Standing Out: Follow the Directions (Duh.)

It’s Tuesday morning and Meico Whitlock is scanning his email. There’s far too many to go through this morning (or this week), but his growing communications team at National Alliance of State and Territorial AIDS Directors (NASTAD) is moving fast on a new email campaign and he wants to get copy edits back to his team this morning.

Yesterday Meico’s supervisor decided NASTAD should send an email campaign to all of their members about new Healthcare policy that affects HIV treatment accessibility. The campaign will include a brief report on how the policy affects each State. 

Everyone on Meico's team is feeling stretched a little thin already this week. It’s the least he can do to give them a prompt response.  

As he gets to the bottom of the first page of his email, he notices the subject line, “Manager, communications” Meico’s been trying to bring on a new comms manager to ease the load on the rest of his team, especially in situations just like the one he's in now.

Meico clicks and reads,

“Mr. Whit,

I’m reaching out to express my interest in the Communication Manger role at NASTAD. Youll find my resume and cover letter attached. I appreciate your consideration and look forward to discussing next steps.”

Meico gives a sort of amusement, deletes the email and continues searching for the campaign drafts.

This is a fictitious example of real applicants Meico see’s too often at NASTAD.

When Meico joined the National Alliance of State and Territorial AIDS Directors (NASTAD) five years ago, he was the only communications person on staff. Since then he’s slowly built out a communications team to meet the full spectrum of NASTAD’s communications needs.  

With each new hire, Meico looks for a professional who can fill gaps and expand capabilities. He also looks for someone who has enthusiasm for NASTAD's work and fits the culture of his growing team. This means there are a set of baseline expectations that Meico has for each applicant he considers.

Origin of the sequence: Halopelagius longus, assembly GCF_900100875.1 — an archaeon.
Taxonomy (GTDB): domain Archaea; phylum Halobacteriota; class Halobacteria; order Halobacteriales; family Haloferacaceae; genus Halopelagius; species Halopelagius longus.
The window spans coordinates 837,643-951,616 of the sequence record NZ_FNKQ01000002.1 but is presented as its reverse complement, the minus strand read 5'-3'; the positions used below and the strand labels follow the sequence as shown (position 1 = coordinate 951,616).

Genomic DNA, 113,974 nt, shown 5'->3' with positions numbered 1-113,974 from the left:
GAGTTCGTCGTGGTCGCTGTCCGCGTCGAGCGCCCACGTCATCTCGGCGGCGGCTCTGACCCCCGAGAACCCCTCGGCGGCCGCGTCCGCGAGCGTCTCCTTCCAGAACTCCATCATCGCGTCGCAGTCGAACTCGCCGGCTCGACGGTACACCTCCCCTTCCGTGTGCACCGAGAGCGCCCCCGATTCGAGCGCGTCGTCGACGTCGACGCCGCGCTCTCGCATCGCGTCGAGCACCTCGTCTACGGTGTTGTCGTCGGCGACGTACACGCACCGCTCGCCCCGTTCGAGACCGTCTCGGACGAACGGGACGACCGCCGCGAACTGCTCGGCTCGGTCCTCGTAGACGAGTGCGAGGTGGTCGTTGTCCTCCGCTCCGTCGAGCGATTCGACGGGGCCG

This begins with the initial email from each applicant. The expectations aren’t high, but they’re a good first screen for who actually cares and who does not. It’s simple. If you don’t follow directions, you’re not going to get hired by Meico.

Application emails that don’t have the correct subject line don’t even reach his inbox. Of the emails that do reach his inbox, any that don’t spell his name correctly, or are addressed to the wrong person are deleted. Emails with spelling mistakes are also deleted.

This may seem harsh, but Meico has a team to manage. He smartly invests his limited time on candidates who display enough attention to detail and externally facing savvy to make their application materials error free.

Basic preparation is one of the most common points that come up when I ask social sector hiring managers about the biggest weaknesses in potential applicants.

It's a little frustrating to me that I even need to write a blog about this, but apparently some professionals still don't grasp the importance of  taking the time for basic preparation, especially in the social enterprise space. 

Larger corporations with dedicated HR teams may have the time to accommodate an applicant who doesn’t follow directions. But at small, social sector organizations, managers are responsible for their full-time roles as well as hiring their team. They will not take the time to correct your mistakes.

It’s not hard to prepare application materials, but it does require a time investment. Putting in the time to proof read and double check directions is the surest way to mitigate the biggest weakness hiring managers see in applicants.  

Ready to advance to the interview round with your perfect application email? Meico is actually hiring communications manager at NASTAD. Check out the role here